Use a miter saw safely and accurately
Power miter saws are loud, sharp, and frightening. They’re dangerous if they’re not used correctly. Make precise cuts on your saw safely by following the four tips below, plus others that I’ll be including in later chapters.
(In Part 2 we’ll finish up the miter saw stand and share some tips for souping up your saw.)
. . .
Please don’t try anything you see in THISisCarpentry, or anywhere else for that matter, unless you’re completely certain that you can do it safely.
. . .
Does the stand break down to carry it to job sites? It looks like a very solid stand. Thanks for the idea.
Sweet. And if you want to take it up a few notches, Norm has plans and a DVD for a really nice, portable set-up at the New Yankee Workshop. I saw the show last week; it’s a good project. The web site is http://www.newyankee.com/getproduct.php?9809
Thanks for all your great articles.
I built something similar years ago to transport from job to job.
I took a 3′ x 6′ sheet of plywood, mounted the saw in the center, then made the outriggers so that they were removable. Added Kreg saw stops on the outriggers.
The 3 x 6 table is supported on heavy duty folding table legs. Saw and outriggers have tee nuts underneath so I can quickly bolt the beast together. It all fits in the van with room to haul materials.
I think every trim carpenter worth his salt has always looked at all the miter saw stands on the market, with prices in the hundreds of dollars, and thought, heck, all I need is a sheet of plywood and a couple of saw horses. My own designs have evolved over the years, but I’ve yet to see the commercial stand that comes close to the portability and versatility of my shop built one. Good article!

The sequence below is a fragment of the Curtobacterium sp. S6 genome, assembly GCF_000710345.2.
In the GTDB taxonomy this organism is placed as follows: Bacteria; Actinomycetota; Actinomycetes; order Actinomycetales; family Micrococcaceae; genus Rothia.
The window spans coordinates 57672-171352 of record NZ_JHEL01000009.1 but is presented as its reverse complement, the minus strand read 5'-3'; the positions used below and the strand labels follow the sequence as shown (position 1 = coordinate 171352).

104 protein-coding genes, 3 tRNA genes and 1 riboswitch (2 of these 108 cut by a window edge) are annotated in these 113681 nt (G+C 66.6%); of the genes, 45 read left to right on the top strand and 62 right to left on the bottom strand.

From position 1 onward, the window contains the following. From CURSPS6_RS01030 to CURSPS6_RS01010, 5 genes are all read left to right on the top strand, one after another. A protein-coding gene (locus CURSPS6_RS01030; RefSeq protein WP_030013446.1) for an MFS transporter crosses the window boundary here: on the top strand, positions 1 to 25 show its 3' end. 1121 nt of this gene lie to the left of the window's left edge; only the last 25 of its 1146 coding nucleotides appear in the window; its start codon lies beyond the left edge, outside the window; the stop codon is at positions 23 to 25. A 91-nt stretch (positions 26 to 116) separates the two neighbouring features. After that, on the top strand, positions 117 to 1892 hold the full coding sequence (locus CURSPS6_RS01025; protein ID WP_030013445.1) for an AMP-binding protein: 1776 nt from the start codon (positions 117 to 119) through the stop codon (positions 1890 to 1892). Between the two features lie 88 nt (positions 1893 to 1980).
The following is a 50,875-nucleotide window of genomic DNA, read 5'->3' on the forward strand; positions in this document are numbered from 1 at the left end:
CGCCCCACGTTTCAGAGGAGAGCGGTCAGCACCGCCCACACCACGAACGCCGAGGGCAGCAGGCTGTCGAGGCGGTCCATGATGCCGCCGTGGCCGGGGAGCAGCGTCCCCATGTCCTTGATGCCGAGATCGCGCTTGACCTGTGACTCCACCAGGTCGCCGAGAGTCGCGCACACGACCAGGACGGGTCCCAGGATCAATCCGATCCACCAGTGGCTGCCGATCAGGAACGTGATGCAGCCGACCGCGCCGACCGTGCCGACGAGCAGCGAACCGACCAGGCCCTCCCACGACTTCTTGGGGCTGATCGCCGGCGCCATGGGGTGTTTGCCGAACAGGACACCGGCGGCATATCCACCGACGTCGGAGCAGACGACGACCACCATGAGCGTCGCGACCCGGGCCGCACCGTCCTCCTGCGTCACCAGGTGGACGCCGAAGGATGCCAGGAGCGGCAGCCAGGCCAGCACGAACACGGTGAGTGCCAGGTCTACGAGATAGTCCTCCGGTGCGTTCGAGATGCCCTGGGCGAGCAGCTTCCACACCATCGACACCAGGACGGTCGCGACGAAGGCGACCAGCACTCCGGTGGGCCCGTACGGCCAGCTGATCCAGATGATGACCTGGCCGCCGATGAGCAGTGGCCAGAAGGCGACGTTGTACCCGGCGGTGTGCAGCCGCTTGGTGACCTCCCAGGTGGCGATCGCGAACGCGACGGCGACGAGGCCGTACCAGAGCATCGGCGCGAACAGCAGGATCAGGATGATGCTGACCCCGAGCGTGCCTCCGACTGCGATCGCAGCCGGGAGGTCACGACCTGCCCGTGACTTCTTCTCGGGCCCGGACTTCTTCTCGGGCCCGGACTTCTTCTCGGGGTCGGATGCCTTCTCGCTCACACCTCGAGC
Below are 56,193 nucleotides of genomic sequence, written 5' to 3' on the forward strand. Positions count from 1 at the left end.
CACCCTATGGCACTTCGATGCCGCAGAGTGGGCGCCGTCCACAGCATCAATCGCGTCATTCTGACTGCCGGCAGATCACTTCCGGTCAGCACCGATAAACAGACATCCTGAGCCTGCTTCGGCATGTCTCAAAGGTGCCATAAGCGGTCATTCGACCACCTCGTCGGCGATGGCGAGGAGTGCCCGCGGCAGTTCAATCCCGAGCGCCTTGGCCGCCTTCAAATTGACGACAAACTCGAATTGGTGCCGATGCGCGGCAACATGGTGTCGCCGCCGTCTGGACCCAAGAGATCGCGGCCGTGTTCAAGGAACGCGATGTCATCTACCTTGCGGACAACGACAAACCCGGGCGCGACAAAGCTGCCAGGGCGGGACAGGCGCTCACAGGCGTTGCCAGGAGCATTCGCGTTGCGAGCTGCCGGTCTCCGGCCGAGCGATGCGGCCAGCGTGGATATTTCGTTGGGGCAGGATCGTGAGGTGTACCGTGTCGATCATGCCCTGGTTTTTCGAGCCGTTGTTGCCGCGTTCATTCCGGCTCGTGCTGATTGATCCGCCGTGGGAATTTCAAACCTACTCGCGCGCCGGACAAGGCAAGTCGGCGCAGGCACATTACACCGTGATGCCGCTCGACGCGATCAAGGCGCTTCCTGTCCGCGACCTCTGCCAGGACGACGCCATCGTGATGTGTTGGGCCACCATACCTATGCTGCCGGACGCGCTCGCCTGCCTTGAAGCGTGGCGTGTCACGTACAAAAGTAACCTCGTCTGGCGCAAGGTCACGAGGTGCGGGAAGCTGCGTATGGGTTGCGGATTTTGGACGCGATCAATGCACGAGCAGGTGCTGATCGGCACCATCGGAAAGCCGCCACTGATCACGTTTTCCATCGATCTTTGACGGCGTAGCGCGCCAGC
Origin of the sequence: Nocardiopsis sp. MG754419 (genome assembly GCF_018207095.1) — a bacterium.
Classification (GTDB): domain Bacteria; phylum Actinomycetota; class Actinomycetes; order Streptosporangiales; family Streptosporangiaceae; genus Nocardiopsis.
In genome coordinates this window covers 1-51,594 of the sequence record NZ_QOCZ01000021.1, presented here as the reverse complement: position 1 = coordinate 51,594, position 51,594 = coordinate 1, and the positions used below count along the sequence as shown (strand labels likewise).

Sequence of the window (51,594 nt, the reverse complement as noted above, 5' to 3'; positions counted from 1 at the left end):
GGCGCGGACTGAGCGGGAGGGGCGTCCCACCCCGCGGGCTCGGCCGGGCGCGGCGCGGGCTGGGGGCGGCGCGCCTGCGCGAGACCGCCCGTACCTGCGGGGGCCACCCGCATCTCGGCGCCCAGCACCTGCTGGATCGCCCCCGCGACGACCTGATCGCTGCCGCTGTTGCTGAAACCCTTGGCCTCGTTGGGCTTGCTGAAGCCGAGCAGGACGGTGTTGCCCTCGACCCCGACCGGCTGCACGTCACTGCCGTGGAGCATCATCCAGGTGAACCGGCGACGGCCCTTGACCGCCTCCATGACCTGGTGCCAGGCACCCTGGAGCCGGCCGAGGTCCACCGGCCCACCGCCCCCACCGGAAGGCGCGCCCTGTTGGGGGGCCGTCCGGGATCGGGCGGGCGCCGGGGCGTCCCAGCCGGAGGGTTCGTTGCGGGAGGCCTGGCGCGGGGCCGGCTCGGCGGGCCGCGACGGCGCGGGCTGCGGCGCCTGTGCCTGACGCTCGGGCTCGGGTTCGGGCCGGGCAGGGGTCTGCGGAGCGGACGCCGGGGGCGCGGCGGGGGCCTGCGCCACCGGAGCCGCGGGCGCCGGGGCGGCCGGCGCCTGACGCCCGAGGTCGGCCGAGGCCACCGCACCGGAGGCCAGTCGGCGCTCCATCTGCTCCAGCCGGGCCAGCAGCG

While I haven’t used a stand like that on a jobsite for years–I prefer one that connects the side of my saw is an is more portable, it’s a great alternative and I know a lot of carpenters that, like I once did, carry them around in the back of their trucks or on their lumber racks. And yes, there are advantages to using saw horses and a solid stand like this on a jobsite. The reason I wrote the article is because I’m a firm believer is the necessity of having a miter saw work station with full extension wings. You can’t do good work without full extension wings, you can’t enjoy yourself, and you can’t work quickly. And this stand is, as you’ve suggested, not only a good way to start, it’s the way a lot of carpenters perfer to work. And it’s easy to build.
I agree. I build the main stand at about 5′ in length, then build extension wings with folding legs that clamp or screw to the main table on either side. I can easily support a 16’piece of MDF base or casing. Also, when working on a staircase, I can lay a 6’x 12″ piece of plywood on the horses in front of the saw and I have a handy work table for laying out those pesky easing cuts.
One other note, one thing that I’ve always found is that by using sawhorses and leaving them extend 12″ or so in front of the saw stand, I have a place to set a bundle of base, casing, or a long piece of handrail.